Stocks sold off last week on higher-than-expected inflation readings.
However, we continue to see many signs of a strong economic recovery and view near-term inflationary pressures as transitory. Economic growth and corporate profits are also surging and we view them as the primary drivers of future stock market performance. We continue to see the benefits of the successful vaccine rollout and fiscal stimulus, particularly the recent $1.9 trillion American Rescue Plan. Financials, Industrials, Energy, and Materials remain well positioned as major beneficiaries of this reflationary, strong economic growth.
Economic Readings Remain Very Strong
The NFIB Small Business Optimism Index rose for the third consecutive time in April to a five-month high. Seven of the 10 NFIB components
rose, led by a solid gain in the current earnings trend, reflecting the improvement in current demand as the economy reopens and government stimulus boosts spending. Inventory remains a concern with demand outstripping supply amid ongoing supply chain
issues. A record 44% of firms reported job openings, while a majority also think it’s a good time to expand with spending plans ramping up.
Corroborating improving business sentiment, the OECD U.S. Composite Leading Indicator rose to the highest level since September 2018, and above its long-term trend—consistent with an improving economic outlook.
Retail sales were flat in April, but on a year/year trend basis, retail sales surged an off-the-chart 28.9%, while discretionary retail sales were up an even bigger 37.2%. While this partly reflects a base effect from the collapse in sales during the lockdown last spring, it also shows strong consumer demand, which remains the underpinning of the current recovery.
Despite the April jobs report coming in weaker than expected, the vast majority of labor market indicators continue to point to strong demand for labor—indicative of a strengthening economy. The JOLTS report showed the number of job openings jumped 7.9% to a record 8.1 million. Most industries posted increases, led by food services and accommodation, state and local governments, and arts, entertainment, and recreation. The number of unemployed per job opening fell to 1.2, the lowest level in over a year, and a sign of tightening labor market conditions.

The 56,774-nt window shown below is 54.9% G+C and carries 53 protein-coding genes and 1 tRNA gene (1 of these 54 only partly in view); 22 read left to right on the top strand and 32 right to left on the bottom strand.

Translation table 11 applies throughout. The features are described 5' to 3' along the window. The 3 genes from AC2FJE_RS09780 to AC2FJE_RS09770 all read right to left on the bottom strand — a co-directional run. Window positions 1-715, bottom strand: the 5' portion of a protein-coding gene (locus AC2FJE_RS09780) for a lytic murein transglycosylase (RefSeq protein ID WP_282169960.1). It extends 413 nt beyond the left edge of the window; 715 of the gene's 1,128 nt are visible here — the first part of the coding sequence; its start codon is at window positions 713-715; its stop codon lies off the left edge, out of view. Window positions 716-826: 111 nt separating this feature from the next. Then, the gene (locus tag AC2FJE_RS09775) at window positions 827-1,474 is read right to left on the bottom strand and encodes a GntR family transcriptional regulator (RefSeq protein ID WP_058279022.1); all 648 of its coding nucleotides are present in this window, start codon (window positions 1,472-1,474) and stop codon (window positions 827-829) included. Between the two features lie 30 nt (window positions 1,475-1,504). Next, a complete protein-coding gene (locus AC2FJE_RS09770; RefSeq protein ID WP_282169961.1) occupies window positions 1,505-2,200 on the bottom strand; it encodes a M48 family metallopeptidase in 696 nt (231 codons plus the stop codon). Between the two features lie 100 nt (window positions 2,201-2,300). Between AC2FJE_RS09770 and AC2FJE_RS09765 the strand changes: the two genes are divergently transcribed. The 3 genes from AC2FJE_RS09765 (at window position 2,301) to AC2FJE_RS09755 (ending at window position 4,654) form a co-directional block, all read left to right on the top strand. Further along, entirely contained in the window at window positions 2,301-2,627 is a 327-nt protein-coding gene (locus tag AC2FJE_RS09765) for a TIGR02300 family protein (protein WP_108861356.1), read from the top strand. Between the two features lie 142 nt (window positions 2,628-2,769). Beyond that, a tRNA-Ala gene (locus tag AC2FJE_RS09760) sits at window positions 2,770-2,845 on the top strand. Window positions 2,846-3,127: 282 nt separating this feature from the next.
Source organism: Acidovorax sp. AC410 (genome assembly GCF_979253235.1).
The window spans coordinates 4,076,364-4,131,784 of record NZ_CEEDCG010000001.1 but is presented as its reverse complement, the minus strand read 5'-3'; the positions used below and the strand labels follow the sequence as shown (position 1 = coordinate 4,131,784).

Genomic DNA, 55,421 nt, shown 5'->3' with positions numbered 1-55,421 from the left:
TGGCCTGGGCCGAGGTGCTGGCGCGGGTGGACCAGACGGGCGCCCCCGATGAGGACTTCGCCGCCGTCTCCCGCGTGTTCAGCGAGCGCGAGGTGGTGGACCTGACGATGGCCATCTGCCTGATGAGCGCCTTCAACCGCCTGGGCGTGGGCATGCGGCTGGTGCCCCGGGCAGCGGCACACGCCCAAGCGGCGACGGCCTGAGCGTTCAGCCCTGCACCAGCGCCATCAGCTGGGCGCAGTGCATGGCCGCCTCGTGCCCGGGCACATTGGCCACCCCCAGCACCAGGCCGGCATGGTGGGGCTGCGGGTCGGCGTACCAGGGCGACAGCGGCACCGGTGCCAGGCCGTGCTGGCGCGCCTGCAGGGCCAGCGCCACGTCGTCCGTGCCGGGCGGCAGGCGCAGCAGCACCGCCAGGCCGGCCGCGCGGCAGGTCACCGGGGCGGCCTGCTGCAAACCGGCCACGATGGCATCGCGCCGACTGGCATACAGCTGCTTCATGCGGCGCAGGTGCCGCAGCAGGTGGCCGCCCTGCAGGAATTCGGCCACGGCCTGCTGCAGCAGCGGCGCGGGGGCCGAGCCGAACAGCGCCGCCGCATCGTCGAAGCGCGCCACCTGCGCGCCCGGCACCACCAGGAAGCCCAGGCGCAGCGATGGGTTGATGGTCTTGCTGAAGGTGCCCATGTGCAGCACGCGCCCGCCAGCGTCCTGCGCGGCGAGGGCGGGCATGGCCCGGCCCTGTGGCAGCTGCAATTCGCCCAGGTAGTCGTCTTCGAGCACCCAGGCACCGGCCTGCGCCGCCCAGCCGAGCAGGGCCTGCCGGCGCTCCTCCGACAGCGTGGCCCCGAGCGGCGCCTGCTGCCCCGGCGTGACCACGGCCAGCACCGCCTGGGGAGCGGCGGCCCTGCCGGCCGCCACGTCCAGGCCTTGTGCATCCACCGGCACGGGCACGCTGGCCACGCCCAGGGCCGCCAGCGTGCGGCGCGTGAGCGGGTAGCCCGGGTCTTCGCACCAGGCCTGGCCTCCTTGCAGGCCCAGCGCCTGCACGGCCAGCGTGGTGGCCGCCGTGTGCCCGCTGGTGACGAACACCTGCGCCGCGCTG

In addition, initial claims for unemployment insurance dropped 34,000 last week to 473,000, the lowest level since the start of the pandemic. The four-week trend also fell to its lowest level since March 2020, indicating fewer layoffs and a gradual improvement in labor market conditions.
High Inflation Readings Seen As Transitory
While the directional change in consumer prices in April was broadly expected, the magnitude of the increase was well above expectations. A confluence of goods shortages and bottlenecks related to COVID supply chain issues and a demand surge from the reopening of the economy drove the Consumer Price Index (CPI) to the biggest gain since June 2009, and well above expectations. We expect the outsized increase in consumer commodity and used vehicle prices to be temporary and to reverse as supply chain issues get resolved. In addition, alternative measures of inflation suggest that underlying pressures are still subdued.
Profits Are Stellar
More than 90% of S&P 500 firms have now reported first-quarter earnings and the results show earnings-per-share rose by 46% year/year, the fastest pace since the first quarter of 2010. Expectations were for earnings to grow 20% at the start of the season, but realized growth was outstanding at 46% with Consumer Discretionary (+187%) and Financials (+135%) posting the strongest results. We continue to see upward revisions to 2021 and 2022 full-year earnings estimates.
Market Leadership is Encouraging
We are also impressed by the market leadership coming from Financials, Industrials, Energy, and Materials, with all of them beneficiaries of reflationary economic growth. We continue to view these sectors favorably.
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